Academy Award-nominated documentarian Charles Ferguson was given a copy of The Trillion Dollar Meltdown by the author and his friend, Charles Morris, who laid out, in no uncertain terms, the calamity that was coming to decimate global markets. A respected academic and economist, Ferguson had heard the warnings from others before. But Morris's book, he says, rocked him to the core.
"I remember calling Charlie up, and saying, 'I read your book. It's very good. It's very sobering. But isn't it a little extreme? I mean a trillion dollars?' All he said to me was, 'Just you wait.' "
His friend was right.
Ferguson's new documentary, Inside Job, which opens in Toronto, Montreal and Vancouver on Friday, is a grim, clinical reveal of how the fat cats in the private and public sectors were responsible for 2008's colossal market meltdown - one that cost $20-trillion and thousands of people, mostly lower-income, their livelihoods. Ferguson, who was in Toronto last month to premiere his documentary at the Toronto International Film Festival, talked candidly about how the greed and narcissism among bankers, market regulators, economists and Ivy League academics combined to land us in this collective mess, which could spill over again.
How in the world did you get these people, who are left visibly squirming, to agree to be interviewed for this film?
I think there were two things. One was my own background [BA in math from Berkeley; PhD in political science from the Massachusetts Institute of Technology] I've been in business a long time so I'm not a bomb-throwing anarchist. And the other - which I regret to say, but is likely far more important - is that I don't think they're used to being challenged. They're used to being deferred to, by journalists, by their colleagues, by their subordinates. It was very clear they were shocked by being challenged. In each case, there was this moment when they realized, "Whoa, he's not going to let me get away with it. I can't just say what I want."
This was clearly a passion project for you. What motivated you to take on such a sticky subject and risk making such powerful enemies?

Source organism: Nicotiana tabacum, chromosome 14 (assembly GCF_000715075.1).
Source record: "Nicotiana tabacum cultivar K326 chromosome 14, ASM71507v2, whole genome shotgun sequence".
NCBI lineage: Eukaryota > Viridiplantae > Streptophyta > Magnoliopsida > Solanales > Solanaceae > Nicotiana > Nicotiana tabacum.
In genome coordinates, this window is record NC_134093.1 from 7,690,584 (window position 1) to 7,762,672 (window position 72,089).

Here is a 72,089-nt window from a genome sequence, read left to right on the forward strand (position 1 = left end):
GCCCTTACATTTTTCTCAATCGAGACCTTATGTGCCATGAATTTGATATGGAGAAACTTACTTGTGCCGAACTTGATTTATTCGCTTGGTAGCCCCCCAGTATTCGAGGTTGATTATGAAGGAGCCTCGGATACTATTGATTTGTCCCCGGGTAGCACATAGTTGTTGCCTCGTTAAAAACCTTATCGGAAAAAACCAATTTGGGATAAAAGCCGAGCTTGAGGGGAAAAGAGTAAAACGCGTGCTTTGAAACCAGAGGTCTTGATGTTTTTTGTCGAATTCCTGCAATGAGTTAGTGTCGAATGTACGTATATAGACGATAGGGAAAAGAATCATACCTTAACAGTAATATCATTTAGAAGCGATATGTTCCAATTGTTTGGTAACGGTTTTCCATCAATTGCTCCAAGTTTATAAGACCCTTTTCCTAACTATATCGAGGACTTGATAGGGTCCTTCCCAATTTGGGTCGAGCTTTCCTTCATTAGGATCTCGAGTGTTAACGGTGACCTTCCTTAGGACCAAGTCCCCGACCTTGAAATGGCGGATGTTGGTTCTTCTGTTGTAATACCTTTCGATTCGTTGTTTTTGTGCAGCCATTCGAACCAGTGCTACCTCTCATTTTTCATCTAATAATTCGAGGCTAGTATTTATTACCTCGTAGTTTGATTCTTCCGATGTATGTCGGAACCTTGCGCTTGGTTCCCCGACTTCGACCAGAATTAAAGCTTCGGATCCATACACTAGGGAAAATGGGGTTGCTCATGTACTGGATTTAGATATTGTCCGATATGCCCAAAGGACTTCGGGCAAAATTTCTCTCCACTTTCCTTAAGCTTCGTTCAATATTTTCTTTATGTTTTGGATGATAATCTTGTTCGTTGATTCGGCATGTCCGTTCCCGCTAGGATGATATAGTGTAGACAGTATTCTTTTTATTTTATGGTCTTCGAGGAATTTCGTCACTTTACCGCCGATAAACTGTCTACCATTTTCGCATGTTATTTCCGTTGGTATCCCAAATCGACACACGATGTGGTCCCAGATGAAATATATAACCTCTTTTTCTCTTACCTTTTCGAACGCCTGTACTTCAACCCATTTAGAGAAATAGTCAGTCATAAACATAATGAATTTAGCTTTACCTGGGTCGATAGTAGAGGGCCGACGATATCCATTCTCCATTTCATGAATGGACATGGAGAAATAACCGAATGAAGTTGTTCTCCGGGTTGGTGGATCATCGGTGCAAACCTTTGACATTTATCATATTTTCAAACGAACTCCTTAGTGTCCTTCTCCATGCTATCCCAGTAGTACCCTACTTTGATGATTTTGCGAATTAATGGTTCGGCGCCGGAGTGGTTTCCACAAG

By the time the implosion occurred, it was clear this was a major event in world history. So just on those terms, it was an important thing. Plus, my friends had been warning me this could happen for some time, and by the time Lehman Brothers collapsed, I realized they'd been telling me very disturbing things that were not then in the public discourse. And it was something the public had a right to know.
It was interesting that you laid a lot of the blame at the feet of the Clinton administration and less so George W. Bush.
I wanted to place responsibility wherever it happened to fall. And if you look at what happened, it does, in fact, fall on that administration and those people. And I certainly wasn't going to go easy on them because they were Democrats and I liked President Clinton's view about something else. It was a little bit more difficult to implement that same principle with regard to [President Barack]Obama. And I did actually hesitate because I felt some sympathy for his position - at least his initial position. He had relatively little experience in the world, no experience in business or finance, and he became President when the world economy had just been totally screwed up. But what persuaded me that I should [not go easy on Obama]was that, with the passage of time, it hasn't gotten any better; in fact, it's gotten worse. He has the same economic team, and there still have been no criminal prosecutions.
What will Obama have to do to clean up the mess?
There are two possible ways the situation can get better. One way is for President Obama to decide he has to do something and replace the people with blood on their hands, so to speak. The other is if he appoints an independent special prosecutor to look into this. If he doesn't, then it's going to be up to the American people to make their leaders follow. It's happened before. Fifty years ago, there was no environmental movement, no environmental laws. So to the extent that we've made progress in that domain, it gives me hope.
How did you get Matt Damon to narrate?
We asked him and he said yes immediately. He's an activist on so many different levels. He was a great contributor to the film and made good suggestions on parts we knew were weak. The ending, for instance, was convoluted. And Matt said, "Look, it doesn't have to be that complicated. Yes, they're powerful. And, yes, they are going to fight. But this topic, and this documentary, is worth fighting for. Just say that." So the language in the ending of the narration owes quite a bit to him.
This interview has been condensed and edited.